I started writing about 15 years ago and as a Christian felt it necessary to join certain groups. I quit after a couple of years because, man I don't fit in the audience-of-One crowd, the safe-for-the-whole-family crowd, or the anything-different-from-the-safe-for-the-whole-family crowd. I don't see my writing as a "ministry." It's just what I do. Plumbers plumb and I write. I remind myself that entertaining people is not a bad thing. I also remind myself how readers have shown me passages and themes in my writing that remind me God uses everything we do to His glory.

Fred Warren said...

I'm writing what comes out of my connection with God. I'm writing the result of opening up my heart and soul to Him, not what comes out of seeing God as an audience of One, and the rest of the world as incidental.

I do, in fact, believe God uses my writing for me--which is what inspired this post. My Sunday school teacher was talking about how preparing lessons for the class benefits him by making him get into the Bible more deeply. My writing does the same for me--it makes me step closer to God, makes me read the Bible more so I can find that connection I so need in order to write.


I like this insight. In some ways, I think, writing is akin to prayer, and prayer is about changing us--not manipulating God, but conforming us to His image. And writing, like prayer, can be joyous and uplifting, but it can also be anguished, and angry, and even ugly at times, if we're honest.

Jessica E. Thomas said...

I think people mean different things when they say the "audience of one" thing. I've never been irritated by it myself, although I have seen people use it to escape criticism. If I were to say I write for an "audience of one" I would mean I write to honor and glorify him, not man. When I look at my writing, especially when I'm dealing with difficult topics, and decide what should go in and what should be omitted, I ultimately put the question in front of God and let Him "answer" it for me. No, He doesn't say audibly "yes include it", or "no don't", it's more of an intuitive thing, definitely not black and white. What I *don't* want to do is include something to please man (because I know it will equal sales) when I know it's dishonoring to God. Maybe I should rephrase it to, "I write for an editor of one." :)

Jessica E. Thomas said...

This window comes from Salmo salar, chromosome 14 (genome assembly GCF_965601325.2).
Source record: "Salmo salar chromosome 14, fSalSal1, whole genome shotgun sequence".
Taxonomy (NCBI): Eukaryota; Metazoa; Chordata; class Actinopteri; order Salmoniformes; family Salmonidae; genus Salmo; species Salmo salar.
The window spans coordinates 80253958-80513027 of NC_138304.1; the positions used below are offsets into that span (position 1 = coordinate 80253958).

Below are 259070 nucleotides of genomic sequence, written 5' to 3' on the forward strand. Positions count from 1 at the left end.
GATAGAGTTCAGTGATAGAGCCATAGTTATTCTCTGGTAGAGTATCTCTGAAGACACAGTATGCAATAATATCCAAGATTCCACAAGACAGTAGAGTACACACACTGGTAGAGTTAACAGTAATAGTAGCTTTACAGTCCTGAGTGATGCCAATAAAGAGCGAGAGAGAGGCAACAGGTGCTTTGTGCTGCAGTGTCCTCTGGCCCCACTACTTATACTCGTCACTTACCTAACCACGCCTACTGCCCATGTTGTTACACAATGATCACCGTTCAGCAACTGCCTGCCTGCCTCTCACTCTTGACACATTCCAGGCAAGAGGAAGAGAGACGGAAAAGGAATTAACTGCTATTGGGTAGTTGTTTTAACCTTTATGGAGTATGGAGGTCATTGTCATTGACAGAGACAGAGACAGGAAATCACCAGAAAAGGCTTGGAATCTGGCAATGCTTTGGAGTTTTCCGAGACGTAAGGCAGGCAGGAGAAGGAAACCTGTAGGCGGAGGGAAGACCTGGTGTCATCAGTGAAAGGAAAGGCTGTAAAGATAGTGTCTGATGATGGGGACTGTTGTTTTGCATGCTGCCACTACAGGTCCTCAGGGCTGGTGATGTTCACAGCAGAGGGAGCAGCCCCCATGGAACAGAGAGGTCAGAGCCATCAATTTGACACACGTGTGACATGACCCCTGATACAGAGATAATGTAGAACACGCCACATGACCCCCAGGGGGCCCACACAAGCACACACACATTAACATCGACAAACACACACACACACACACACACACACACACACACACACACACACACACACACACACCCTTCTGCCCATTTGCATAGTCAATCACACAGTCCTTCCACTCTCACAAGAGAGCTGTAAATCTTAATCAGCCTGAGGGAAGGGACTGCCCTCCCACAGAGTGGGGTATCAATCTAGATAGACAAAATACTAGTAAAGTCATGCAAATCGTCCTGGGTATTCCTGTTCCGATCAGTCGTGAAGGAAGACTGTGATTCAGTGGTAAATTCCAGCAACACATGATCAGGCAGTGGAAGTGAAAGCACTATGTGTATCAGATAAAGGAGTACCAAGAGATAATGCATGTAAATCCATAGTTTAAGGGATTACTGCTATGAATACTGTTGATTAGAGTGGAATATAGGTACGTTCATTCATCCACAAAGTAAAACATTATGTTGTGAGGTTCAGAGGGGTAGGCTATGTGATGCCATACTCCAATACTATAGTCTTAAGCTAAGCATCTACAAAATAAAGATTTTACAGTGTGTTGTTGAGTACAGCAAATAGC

I feel the need to clarify. My intuition isn't a random emotion or "thing", it's based on my current understanding of God's word (the Bible) and promptings of the Holy Spirit. I say "current understanding" because there's always room to grow in my knowledge of the Bible (understatement) and I'm no doubt harboring some misunderstandings and misconceptions about what God's word truly means. But hey, I'm a fallible human being. I do my best within the moment. (Thank you God for your grace and mercy!)

Caprice Hokstad said...

I guess I just don't get it. If it's "just for God" why bother with all the typing? God has this thing called omniscience. He can retrieve the whole story out of my brain, fully finished, even before I know what the ending will be. If it's "just for God" then there is no point to wasting time at a keyboard, and wow, it would be great not to have to bother with revisions or cover designs or any of the other hassles involved in trying to actually make money. Oh wait. We shouldn't want money, because there's absolutely nothing in the Bible about a workman being worthy of his wages.

Kat Heckenbach said...

Jessica--what you say makes sense, and I think most Christian authors want to honor God with their writing--or at least, would not write things they feel would be dishonoring Him. But the way I've heard the "audience of One" thing used too many times is a way of justifying NOT SELLING BOOKS. "Oh, it doesn't matter if no one ever reads or buys what I write! I'm writing 'for' God." Which is why I agree with everything Caprice wrote in her comment above--God can go right into my brain, so why bother putting it on paper?